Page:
There was a long-ago commercial with an actor touting medication but beginning his spiel with the famously fatuous disclaimer, “I’m not a doctor, but I play one on television.” The idea that reading scripts and declaiming lines to represent a character in the medical profession qualified him in any way to advise us on what was good medicine for anyone was laughable even to a child. But it’s amazing how often we supposed adults will readily impute to anyone the characteristics they project to us (intentionally or not) without questioning that confidence.
The obvious problem with this is in how we fall for con artists’ tricks. As entertainment in, say, a magic show or theatre performance where the act is benign, there’s no threat. Criminals of all sorts, however, are practiced at getting us to believe things that defy logic and rationality and often would shatter at the merest breath of challenge.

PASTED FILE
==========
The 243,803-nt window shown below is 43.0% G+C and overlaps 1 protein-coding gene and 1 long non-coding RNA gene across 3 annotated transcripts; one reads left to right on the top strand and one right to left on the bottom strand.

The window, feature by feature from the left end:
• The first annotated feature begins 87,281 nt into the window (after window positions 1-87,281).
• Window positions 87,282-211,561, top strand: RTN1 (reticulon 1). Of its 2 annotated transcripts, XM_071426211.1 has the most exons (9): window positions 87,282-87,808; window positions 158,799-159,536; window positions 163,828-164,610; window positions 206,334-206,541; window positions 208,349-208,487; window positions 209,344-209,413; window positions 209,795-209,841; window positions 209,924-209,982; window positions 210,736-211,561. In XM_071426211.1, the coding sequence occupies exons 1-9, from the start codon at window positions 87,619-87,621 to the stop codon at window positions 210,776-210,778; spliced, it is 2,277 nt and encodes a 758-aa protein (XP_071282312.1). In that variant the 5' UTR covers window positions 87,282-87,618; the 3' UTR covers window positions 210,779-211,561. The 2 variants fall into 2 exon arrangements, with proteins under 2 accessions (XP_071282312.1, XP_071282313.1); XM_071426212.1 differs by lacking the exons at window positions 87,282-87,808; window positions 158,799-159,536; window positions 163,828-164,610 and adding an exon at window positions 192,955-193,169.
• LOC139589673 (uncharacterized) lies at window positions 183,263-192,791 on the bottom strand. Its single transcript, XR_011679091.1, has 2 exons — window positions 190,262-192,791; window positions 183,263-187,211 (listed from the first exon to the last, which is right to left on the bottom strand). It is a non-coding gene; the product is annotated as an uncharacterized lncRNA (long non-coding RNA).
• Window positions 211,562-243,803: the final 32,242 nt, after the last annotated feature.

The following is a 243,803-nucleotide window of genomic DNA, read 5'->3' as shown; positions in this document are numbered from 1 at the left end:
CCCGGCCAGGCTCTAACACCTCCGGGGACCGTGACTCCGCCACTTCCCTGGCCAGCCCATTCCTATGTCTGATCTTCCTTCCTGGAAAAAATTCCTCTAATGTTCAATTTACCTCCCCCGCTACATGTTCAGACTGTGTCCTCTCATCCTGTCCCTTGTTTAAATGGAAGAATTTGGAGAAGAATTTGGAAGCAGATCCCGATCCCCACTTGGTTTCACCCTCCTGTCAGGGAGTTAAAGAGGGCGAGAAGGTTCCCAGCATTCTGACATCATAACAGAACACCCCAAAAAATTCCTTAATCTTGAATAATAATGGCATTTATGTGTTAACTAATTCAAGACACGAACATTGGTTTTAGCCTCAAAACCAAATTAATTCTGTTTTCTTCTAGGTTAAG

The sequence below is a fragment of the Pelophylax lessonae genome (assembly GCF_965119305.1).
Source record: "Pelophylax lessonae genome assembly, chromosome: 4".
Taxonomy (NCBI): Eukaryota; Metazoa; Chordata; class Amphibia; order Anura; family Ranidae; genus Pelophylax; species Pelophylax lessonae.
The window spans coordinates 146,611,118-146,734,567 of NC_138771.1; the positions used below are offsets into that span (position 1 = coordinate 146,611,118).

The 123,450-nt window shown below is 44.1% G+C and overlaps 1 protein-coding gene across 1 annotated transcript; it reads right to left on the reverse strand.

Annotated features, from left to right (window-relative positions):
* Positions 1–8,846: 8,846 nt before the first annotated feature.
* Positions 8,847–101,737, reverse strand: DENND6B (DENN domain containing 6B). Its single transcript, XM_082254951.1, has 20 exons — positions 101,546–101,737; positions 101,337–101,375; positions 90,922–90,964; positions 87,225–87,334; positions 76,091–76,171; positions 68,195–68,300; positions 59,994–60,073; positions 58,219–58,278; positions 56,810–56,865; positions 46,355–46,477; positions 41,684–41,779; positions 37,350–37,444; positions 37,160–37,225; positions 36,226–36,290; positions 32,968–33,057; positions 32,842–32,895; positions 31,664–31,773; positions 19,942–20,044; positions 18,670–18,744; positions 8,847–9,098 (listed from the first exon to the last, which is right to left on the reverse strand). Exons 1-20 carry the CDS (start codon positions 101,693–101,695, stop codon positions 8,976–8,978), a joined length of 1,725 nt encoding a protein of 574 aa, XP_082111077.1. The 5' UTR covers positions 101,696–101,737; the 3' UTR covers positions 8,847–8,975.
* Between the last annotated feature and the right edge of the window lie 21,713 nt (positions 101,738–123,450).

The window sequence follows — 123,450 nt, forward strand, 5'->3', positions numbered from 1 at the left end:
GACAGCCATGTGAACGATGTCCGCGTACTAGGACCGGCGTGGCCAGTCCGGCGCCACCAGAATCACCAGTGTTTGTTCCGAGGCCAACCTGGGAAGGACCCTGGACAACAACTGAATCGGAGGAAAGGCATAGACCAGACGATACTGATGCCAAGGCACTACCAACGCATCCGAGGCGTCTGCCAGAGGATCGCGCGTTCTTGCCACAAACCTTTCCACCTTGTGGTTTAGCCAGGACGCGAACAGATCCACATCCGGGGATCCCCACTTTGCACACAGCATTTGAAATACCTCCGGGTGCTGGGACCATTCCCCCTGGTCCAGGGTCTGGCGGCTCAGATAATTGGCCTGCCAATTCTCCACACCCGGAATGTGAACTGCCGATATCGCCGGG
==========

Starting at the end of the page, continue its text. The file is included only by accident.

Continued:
Less obvious is the problem of our easily made assumptions about others based on appearances alone or very little additional information. Not to mention the assumptions that others readily make about us in the same ways. Sometimes these assumptions can serve us well—they’re a little like shorthand, enabling us to navigate situations and interact and communicate with strangers and acquaintances without having to essentially study and get to know them thoroughly beforehand.
So I could say in this context that ‘I’m not an outgoing person, but I play one on television.’ Not a wealthy person, but I live like one. Not famous, but since I hang around with lots of musicians and other performers, I get plenty of access to what life might be like for famous folk, and even get recognized and treated like a better-known person because of the, well, better-known company I keep. And I’ve certainly never been a classy, high quality person, but I am spending as much time as I can in the company of far better people than me in hopes that proximity will lend itself to others seeing their glory reflected in me. Hey, if I’m really lucky, a little of that good stuff will rub off on me, too.